Lay's defense team insisted on a speedy trial and offered to waive Lay's right to a jury trial in order to expedite the case. But the ploy backfired when Judge Lake separated the four charges - which were not related to Enron but rather Lay's own personal finances - and Lay waived his right to a jury trial in the bank fraud case.
With that ruling, Lay lost the ability to charm and convince 12 jurors unfamiliar with Regulation U that it didn't apply to his case. Instead, his fate fell into the hands of the judge. Legal experts agree that judges tend to be more systematic and particular about holding up the law.
And Lay has the added misfortune of facing Judge Lake only a couple of weeks after he took the stand in his own defense related to six charges of conspiracy and fraud at Enron.
"To have the same judge presiding over a second trial while the jury is still deliberating [in the first trial] is nothing short of remarkable," said Sheldon Zenner, head of the white collar litigation group at Chicago-based law firm Katten Muchin Rosenman."You have to presume that the judge, try as he might to review the second case independently, can't help but be influenced by what he's seen in trial one."
To that end, Lay's performance on the stand was nothing short of dismal. The former leader, known for his affable demeanor, appeared testy and argumentative as he attempted to seize control of the direction of both the prosecution's line of questioning as well as that of his own defense attorney, George "Mac" Secrest.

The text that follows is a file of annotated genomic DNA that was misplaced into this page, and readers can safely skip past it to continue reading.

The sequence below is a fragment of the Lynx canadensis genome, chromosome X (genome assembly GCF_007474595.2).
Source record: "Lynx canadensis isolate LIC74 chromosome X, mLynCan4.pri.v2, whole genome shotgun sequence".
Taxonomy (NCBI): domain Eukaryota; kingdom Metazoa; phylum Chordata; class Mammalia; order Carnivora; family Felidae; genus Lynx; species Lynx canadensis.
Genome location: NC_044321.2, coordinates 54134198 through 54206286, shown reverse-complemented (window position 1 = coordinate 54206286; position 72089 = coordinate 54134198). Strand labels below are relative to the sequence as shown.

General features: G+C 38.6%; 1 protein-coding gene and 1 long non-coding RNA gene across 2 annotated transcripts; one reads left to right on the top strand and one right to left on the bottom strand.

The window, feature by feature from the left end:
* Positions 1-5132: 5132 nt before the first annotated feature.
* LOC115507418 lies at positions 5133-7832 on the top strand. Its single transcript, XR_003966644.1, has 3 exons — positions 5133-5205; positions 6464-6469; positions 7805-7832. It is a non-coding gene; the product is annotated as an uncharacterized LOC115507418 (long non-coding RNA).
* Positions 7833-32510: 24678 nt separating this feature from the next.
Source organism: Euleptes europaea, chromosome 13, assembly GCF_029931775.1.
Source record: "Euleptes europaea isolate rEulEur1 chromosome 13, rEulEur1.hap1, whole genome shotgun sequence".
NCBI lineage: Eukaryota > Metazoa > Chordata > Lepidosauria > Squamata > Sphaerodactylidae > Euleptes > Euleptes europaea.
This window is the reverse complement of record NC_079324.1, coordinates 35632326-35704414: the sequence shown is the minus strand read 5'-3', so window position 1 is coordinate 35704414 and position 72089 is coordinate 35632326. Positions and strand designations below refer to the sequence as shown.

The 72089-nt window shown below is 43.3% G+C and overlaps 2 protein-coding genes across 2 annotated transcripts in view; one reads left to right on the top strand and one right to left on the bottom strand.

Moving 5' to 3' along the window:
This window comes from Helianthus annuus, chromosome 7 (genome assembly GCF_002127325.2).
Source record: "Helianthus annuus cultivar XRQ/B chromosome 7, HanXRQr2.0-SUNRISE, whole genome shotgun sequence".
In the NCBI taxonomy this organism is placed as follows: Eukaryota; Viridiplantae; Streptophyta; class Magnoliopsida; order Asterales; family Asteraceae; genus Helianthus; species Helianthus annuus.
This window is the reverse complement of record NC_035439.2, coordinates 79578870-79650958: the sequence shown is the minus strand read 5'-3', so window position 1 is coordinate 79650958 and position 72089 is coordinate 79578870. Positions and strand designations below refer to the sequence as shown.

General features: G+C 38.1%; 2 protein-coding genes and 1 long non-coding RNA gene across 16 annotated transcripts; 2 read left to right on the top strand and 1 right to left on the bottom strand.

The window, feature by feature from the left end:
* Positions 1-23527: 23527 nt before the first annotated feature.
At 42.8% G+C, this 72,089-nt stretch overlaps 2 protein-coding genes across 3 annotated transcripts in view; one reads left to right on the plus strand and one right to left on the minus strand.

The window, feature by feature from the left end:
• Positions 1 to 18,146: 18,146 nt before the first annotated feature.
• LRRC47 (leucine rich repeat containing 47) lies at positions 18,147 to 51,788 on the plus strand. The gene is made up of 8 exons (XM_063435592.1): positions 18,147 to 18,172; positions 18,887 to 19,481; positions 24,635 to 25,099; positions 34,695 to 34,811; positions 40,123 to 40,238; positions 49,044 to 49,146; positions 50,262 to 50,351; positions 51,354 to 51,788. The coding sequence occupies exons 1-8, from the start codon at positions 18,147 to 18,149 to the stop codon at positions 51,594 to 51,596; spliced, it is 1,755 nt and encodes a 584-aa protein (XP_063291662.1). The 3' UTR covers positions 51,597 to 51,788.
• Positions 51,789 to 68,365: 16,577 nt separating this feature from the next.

And Judge Lake frequently appeared frustrated with Lay's defense team during his testimony, even admonishing Secrest at one point by saying harshly that "We've got a lot of wasted time so far in this direct examination."
Lay at a disadvantage
Legal experts said while it's unlikely that Lay will take the stand to defend himself during his bank fraud trial, he will be at a disadvantage because Judge Lake has already been able to make judgments about his credibility based on the first trial.
"[Judge Lake] is bound to view the facts in the second case separate from anything he's seen or heard in the first case and he will strive mightily to do that," Zenner said. "On the other hand, he is human and human beings make judgments based on their experience."
Unlike the securities fraud trial for Lay and Skilling which will enter its sixteenth week Monday, the bank fraud trial is expected to last only a few days. But the judge will not render a verdict until the jury returns with its verdict on the first trial.
And therein lies another danger for Lay, said Bielema of Powell & Goldstein.
Bielema said even if Lay wins the battle with the jury -- a possibility that legal experts believe became increasingly remote after his performance on the stand -- he could lose the war with the judge.
"Whether you're in jail for securities fraud or bank fraud isn't going to make a whole lot of difference if you're still looking out at the world from behind bars," he said.
For full coverage on the Enron trial, click here.